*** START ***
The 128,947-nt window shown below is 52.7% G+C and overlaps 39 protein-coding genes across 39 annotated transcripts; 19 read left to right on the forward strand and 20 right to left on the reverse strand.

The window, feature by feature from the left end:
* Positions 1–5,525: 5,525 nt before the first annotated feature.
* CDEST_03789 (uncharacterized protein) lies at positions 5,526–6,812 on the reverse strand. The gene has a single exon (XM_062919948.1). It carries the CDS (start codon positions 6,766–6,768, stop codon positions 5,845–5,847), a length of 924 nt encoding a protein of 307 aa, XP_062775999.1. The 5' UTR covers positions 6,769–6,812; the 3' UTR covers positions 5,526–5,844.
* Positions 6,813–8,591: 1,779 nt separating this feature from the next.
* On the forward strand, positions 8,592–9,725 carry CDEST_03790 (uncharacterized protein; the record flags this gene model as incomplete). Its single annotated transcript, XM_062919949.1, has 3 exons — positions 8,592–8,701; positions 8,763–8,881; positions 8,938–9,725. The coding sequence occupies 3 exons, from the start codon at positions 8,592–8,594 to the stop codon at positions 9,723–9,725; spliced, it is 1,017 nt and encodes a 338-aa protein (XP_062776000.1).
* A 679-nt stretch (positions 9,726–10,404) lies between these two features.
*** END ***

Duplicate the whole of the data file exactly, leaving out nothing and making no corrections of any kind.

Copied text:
The 128,947-nt window shown below is 52.7% G+C and overlaps 39 protein-coding genes across 39 annotated transcripts; 19 read left to right on the forward strand and 20 right to left on the reverse strand.

The window, feature by feature from the left end:
* Positions 1–5,525: 5,525 nt before the first annotated feature.
* CDEST_03789 (uncharacterized protein) lies at positions 5,526–6,812 on the reverse strand. The gene has a single exon (XM_062919948.1). It carries the CDS (start codon positions 6,766–6,768, stop codon positions 5,845–5,847), a length of 924 nt encoding a protein of 307 aa, XP_062775999.1. The 5' UTR covers positions 6,769–6,812; the 3' UTR covers positions 5,526–5,844.
* Positions 6,813–8,591: 1,779 nt separating this feature from the next.
* On the forward strand, positions 8,592–9,725 carry CDEST_03790 (uncharacterized protein; the record flags this gene model as incomplete). Its single annotated transcript, XM_062919949.1, has 3 exons — positions 8,592–8,701; positions 8,763–8,881; positions 8,938–9,725. The coding sequence occupies 3 exons, from the start codon at positions 8,592–8,594 to the stop codon at positions 9,723–9,725; spliced, it is 1,017 nt and encodes a 338-aa protein (XP_062776000.1).
* A 679-nt stretch (positions 9,726–10,404) lies between these two features.